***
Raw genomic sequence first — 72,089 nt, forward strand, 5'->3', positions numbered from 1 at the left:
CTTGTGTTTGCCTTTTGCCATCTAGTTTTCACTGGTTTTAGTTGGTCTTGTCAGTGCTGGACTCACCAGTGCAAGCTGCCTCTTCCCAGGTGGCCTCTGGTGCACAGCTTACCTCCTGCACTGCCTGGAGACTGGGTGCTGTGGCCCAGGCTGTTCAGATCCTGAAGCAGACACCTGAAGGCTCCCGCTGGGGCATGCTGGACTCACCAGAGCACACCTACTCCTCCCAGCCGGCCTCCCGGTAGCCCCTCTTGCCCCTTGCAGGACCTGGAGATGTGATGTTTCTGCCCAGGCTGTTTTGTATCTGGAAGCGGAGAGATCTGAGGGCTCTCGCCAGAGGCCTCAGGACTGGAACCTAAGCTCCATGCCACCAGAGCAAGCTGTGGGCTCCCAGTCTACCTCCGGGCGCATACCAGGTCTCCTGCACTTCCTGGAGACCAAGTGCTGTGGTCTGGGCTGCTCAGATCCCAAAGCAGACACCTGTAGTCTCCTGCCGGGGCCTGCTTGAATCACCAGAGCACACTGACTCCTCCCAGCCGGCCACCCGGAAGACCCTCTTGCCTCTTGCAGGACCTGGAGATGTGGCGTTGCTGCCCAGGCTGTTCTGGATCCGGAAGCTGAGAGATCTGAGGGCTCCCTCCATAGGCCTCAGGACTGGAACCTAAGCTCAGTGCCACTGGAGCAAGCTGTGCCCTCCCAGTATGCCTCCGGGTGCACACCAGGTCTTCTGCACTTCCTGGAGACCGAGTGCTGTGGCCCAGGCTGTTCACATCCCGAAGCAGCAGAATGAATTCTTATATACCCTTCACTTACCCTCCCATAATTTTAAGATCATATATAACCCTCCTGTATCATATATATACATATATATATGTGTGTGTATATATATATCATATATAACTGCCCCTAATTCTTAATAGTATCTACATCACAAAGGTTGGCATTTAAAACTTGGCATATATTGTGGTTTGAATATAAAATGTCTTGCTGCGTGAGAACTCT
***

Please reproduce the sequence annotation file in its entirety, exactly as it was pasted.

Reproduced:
Raw genomic sequence first — 72,089 nt, forward strand, 5'->3', positions numbered from 1 at the left:
CTTGTGTTTGCCTTTTGCCATCTAGTTTTCACTGGTTTTAGTTGGTCTTGTCAGTGCTGGACTCACCAGTGCAAGCTGCCTCTTCCCAGGTGGCCTCTGGTGCACAGCTTACCTCCTGCACTGCCTGGAGACTGGGTGCTGTGGCCCAGGCTGTTCAGATCCTGAAGCAGACACCTGAAGGCTCCCGCTGGGGCATGCTGGACTCACCAGAGCACACCTACTCCTCCCAGCCGGCCTCCCGGTAGCCCCTCTTGCCCCTTGCAGGACCTGGAGATGTGATGTTTCTGCCCAGGCTGTTTTGTATCTGGAAGCGGAGAGATCTGAGGGCTCTCGCCAGAGGCCTCAGGACTGGAACCTAAGCTCCATGCCACCAGAGCAAGCTGTGGGCTCCCAGTCTACCTCCGGGCGCATACCAGGTCTCCTGCACTTCCTGGAGACCAAGTGCTGTGGTCTGGGCTGCTCAGATCCCAAAGCAGACACCTGTAGTCTCCTGCCGGGGCCTGCTTGAATCACCAGAGCACACTGACTCCTCCCAGCCGGCCACCCGGAAGACCCTCTTGCCTCTTGCAGGACCTGGAGATGTGGCGTTGCTGCCCAGGCTGTTCTGGATCCGGAAGCTGAGAGATCTGAGGGCTCCCTCCATAGGCCTCAGGACTGGAACCTAAGCTCAGTGCCACTGGAGCAAGCTGTGCCCTCCCAGTATGCCTCCGGGTGCACACCAGGTCTTCTGCACTTCCTGGAGACCGAGTGCTGTGGCCCAGGCTGTTCACATCCCGAAGCAGCAGAATGAATTCTTATATACCCTTCACTTACCCTCCCATAATTTTAAGATCATATATAACCCTCCTGTATCATATATATACATATATATATGTGTGTGTATATATATATCATATATAACTGCCCCTAATTCTTAATAGTATCTACATCACAAAGGTTGGCATTTAAAACTTGGCATATATTGTGGTTTGAATATAAAATGTCTTGCTGCGTGAGAACTCT